Central Steel Build is located in Kyneton, where our sheds are manufactured on site. We only use Australian steel which is brought to our branch and transformed into components of jobs ready to go out on site to be constructed.
We use a design to completion process, in order to relieve the stress from our clients and ensure the job flows smoothly from start to finish. The process consists of several different stages of which are listed below.
- The client receives a customized quote after talking to one of our sales consultants who is trained specifically in the industry under which the build lies.
- After finalizing the quote the building is engineered and designed specifically in house by our drafting team.
- Once the design and engineering is completed the build’s components in our factory located in Kyneton.
- These components are then sent away to be hot dipped galvanized.
- Finally the components are taken to site and constructed by one of our installer teams.
A project manager assigned to your job will oversee the whole process to ensure no problems are incurred along the way. We strive for complete satisfaction in our clients, sticking to deadlines and ensuring this process is as easy and painless as possible.
Can thoroughbreds do dressage?
Almost any kind of horse can perform well in dressage if they have natural ability, good training and a skilled rider. However, some kinds of horses will bring different challenges for dressage riders to overcome.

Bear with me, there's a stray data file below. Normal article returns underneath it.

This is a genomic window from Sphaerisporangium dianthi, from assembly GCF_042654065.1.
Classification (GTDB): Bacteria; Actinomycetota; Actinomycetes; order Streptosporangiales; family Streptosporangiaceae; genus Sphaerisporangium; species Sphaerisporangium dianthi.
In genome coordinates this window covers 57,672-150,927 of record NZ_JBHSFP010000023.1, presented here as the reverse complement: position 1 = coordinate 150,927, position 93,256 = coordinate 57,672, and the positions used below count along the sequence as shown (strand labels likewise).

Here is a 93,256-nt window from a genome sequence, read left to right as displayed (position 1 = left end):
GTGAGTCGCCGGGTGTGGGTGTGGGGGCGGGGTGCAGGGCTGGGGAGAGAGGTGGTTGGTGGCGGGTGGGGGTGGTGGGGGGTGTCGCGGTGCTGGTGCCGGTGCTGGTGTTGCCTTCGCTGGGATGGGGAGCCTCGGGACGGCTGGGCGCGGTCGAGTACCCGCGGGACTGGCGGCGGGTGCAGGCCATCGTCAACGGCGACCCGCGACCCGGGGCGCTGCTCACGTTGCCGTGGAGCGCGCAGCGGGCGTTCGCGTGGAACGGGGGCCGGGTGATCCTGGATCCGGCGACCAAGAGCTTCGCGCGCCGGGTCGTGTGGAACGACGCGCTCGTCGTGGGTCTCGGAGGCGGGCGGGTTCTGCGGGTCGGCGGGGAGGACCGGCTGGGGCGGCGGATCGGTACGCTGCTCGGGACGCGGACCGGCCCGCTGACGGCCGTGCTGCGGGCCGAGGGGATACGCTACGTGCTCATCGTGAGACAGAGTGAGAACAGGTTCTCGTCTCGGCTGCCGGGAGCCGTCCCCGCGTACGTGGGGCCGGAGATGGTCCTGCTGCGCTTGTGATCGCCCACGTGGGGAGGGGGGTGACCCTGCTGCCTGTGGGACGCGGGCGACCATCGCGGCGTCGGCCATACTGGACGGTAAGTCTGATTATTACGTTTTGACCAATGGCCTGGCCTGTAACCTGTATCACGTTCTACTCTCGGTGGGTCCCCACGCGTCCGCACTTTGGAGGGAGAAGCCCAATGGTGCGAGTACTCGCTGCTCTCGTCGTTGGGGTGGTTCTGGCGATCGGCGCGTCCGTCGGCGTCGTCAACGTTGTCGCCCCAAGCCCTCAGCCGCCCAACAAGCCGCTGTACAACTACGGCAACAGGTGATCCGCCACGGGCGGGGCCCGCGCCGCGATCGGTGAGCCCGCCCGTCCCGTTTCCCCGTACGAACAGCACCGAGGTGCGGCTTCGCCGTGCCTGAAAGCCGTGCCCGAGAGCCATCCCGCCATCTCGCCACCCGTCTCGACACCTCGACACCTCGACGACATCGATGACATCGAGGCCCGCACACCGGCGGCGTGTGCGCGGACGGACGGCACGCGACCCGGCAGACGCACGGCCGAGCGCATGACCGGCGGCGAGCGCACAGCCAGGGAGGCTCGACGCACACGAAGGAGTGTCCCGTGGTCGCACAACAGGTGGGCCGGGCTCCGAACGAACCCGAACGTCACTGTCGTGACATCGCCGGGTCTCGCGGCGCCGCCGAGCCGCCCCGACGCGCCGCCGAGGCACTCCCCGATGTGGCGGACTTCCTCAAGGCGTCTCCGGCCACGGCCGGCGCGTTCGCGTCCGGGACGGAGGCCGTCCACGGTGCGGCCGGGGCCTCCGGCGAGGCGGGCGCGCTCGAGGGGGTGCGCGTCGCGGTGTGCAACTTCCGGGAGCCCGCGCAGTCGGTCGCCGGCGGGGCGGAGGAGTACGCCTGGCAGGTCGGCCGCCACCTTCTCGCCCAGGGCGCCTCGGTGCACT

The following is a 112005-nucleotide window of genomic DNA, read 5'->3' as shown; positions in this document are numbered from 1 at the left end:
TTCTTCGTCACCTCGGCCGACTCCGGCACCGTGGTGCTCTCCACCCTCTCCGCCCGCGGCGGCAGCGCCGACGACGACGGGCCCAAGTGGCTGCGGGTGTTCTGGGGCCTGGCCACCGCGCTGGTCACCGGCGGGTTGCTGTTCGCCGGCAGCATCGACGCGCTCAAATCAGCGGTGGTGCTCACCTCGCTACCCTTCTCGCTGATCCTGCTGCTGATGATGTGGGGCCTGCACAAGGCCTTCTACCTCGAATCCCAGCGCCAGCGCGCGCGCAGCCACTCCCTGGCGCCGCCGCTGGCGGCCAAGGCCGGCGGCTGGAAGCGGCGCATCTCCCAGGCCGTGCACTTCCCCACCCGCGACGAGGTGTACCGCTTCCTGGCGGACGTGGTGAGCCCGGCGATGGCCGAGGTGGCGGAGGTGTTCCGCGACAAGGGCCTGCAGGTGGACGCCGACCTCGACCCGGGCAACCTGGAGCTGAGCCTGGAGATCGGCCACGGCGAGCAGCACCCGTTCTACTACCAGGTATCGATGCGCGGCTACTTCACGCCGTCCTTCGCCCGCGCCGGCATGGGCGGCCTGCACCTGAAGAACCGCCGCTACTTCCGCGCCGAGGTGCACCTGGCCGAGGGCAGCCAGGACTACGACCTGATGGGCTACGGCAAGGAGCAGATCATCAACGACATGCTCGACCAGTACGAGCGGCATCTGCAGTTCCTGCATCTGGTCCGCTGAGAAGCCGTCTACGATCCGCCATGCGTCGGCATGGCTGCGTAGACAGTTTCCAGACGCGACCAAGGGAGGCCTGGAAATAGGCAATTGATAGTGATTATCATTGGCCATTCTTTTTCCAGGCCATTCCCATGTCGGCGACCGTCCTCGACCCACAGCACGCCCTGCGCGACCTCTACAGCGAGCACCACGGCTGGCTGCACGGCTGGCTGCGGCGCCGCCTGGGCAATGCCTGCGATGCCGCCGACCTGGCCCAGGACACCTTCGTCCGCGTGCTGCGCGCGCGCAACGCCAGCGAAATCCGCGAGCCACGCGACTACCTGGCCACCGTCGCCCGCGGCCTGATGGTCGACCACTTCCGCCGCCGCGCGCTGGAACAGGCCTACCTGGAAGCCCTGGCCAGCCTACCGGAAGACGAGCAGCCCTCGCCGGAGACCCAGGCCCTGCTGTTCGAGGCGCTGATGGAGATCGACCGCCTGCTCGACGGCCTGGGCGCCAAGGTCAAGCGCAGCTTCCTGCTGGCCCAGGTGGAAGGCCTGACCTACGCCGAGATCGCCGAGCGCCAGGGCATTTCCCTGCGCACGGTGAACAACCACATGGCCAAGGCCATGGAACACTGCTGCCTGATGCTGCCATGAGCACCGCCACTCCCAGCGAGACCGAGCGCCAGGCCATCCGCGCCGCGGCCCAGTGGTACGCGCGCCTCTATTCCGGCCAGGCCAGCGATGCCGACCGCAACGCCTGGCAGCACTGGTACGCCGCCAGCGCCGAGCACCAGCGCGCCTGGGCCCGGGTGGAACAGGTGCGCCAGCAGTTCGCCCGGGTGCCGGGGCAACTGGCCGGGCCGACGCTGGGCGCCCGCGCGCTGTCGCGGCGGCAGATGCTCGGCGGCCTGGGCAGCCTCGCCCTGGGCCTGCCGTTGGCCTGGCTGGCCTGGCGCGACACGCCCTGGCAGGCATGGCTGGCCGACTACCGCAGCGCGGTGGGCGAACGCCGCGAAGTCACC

Can thoroughbreds do dressage?
Simple answer: Yes, look for a relaxed thoroughbred.
Long answer: OTTB (Of the track thoroughbred) horses are often considered unsuited to dressage. There are biases against them because of the experiences these horses have in racing.
Some of them can be too tense for dressage, but assuming that all OTTB horses aren’t appropriate can cause you to overlook some very, very excellent dressage horses for potentially very low prices comparatively.
Resale needs to be a consideration; people looking to buy eventing horses are sometimes put off knowing they are thoroughbred. However, if you dedicate yourself to the horse and perform well in your dressage career, your horse’s performance will speak for itself.
Can standardbreds do dressage?
Simple answer: Yes, their spring and energy can be a positive.
Long answer: Standardbreds are often used in harness racing and are taught to have long trots. This is the opposite of what we want in dressage; a nice, collected canter. So the biggest challenge with an off the track standardbred will be getting it to relax into a canter.
On the other hand, standardbreds have a lot of spring and energy, which results in excellent stepping.
It is uncommon to see standardbreds in dressage, so you’re likely to meet the same aversion when reselling as you would with a thoroughbred.
Can Clydesdales do dressage?
Simple answer: Clydesdales can do lower level dressage, but struggle to compete at top levels.
Long answer: Clydesdales are able to perform at lower level dressage and will benefit from it just like any other horse.
However, Clydesdales have been bred to be strong and thick, for their pulling power. This prevents them from the agility and detail that is required of horses competing in higher levels of dressage.
If you’re aiming to go to the top, you should avoid riding a Clydesdale, but if dressage is a passionate hobby, they will do fine. They may even outperform other horses in the earlier stages because of their steadiness, and may be more forgiving for less experienced riders.
What is the optimal dressage horse?
Simple answer: Andalusian, Warmblood, Hanoverian, Lusitano, Oldenburg, Westphalian.
Long answer: The breeds above were the most popular horses used in dressage at the 2008 Olympics.
They are chosen because of their naturally good conformation and their ability to learn and adapt to the tasks that dressage require of a horse.